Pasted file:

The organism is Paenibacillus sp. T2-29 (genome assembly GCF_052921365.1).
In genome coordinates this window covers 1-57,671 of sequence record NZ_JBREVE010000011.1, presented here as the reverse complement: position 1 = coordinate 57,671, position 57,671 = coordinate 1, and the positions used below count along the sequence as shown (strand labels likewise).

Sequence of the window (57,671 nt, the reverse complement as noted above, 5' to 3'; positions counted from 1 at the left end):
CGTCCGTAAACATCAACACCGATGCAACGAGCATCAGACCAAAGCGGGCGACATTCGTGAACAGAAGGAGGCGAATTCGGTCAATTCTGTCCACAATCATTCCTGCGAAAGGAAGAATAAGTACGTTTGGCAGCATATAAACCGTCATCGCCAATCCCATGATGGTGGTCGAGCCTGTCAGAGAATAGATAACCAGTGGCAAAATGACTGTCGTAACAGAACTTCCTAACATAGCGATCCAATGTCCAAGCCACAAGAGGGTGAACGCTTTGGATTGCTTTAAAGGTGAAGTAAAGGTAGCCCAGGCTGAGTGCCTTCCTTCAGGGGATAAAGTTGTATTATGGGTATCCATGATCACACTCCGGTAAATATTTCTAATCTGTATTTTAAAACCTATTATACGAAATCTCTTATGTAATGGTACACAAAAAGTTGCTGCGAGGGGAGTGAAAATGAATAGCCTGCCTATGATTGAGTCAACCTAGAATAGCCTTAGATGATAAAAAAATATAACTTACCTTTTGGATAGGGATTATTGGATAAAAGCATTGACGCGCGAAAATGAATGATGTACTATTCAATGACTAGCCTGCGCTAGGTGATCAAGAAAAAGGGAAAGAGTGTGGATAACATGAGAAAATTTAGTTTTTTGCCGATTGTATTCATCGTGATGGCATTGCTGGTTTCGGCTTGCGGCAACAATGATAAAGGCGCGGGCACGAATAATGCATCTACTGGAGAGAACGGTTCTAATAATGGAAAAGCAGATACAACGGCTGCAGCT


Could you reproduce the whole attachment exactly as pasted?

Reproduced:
The organism is Paenibacillus sp. T2-29 (genome assembly GCF_052921365.1).
In genome coordinates this window covers 1-57,671 of sequence record NZ_JBREVE010000011.1, presented here as the reverse complement: position 1 = coordinate 57,671, position 57,671 = coordinate 1, and the positions used below count along the sequence as shown (strand labels likewise).

Sequence of the window (57,671 nt, the reverse complement as noted above, 5' to 3'; positions counted from 1 at the left end):
CGTCCGTAAACATCAACACCGATGCAACGAGCATCAGACCAAAGCGGGCGACATTCGTGAACAGAAGGAGGCGAATTCGGTCAATTCTGTCCACAATCATTCCTGCGAAAGGAAGAATAAGTACGTTTGGCAGCATATAAACCGTCATCGCCAATCCCATGATGGTGGTCGAGCCTGTCAGAGAATAGATAACCAGTGGCAAAATGACTGTCGTAACAGAACTTCCTAACATAGCGATCCAATGTCCAAGCCACAAGAGGGTGAACGCTTTGGATTGCTTTAAAGGTGAAGTAAAGGTAGCCCAGGCTGAGTGCCTTCCTTCAGGGGATAAAGTTGTATTATGGGTATCCATGATCACACTCCGGTAAATATTTCTAATCTGTATTTTAAAACCTATTATACGAAATCTCTTATGTAATGGTACACAAAAAGTTGCTGCGAGGGGAGTGAAAATGAATAGCCTGCCTATGATTGAGTCAACCTAGAATAGCCTTAGATGATAAAAAAATATAACTTACCTTTTGGATAGGGATTATTGGATAAAAGCATTGACGCGCGAAAATGAATGATGTACTATTCAATGACTAGCCTGCGCTAGGTGATCAAGAAAAAGGGAAAGAGTGTGGATAACATGAGAAAATTTAGTTTTTTGCCGATTGTATTCATCGTGATGGCATTGCTGGTTTCGGCTTGCGGCAACAATGATAAAGGCGCGGGCACGAATAATGCATCTACTGGAGAGAACGGTTCTAATAATGGAAAAGCAGATACAACGGCTGCAGCT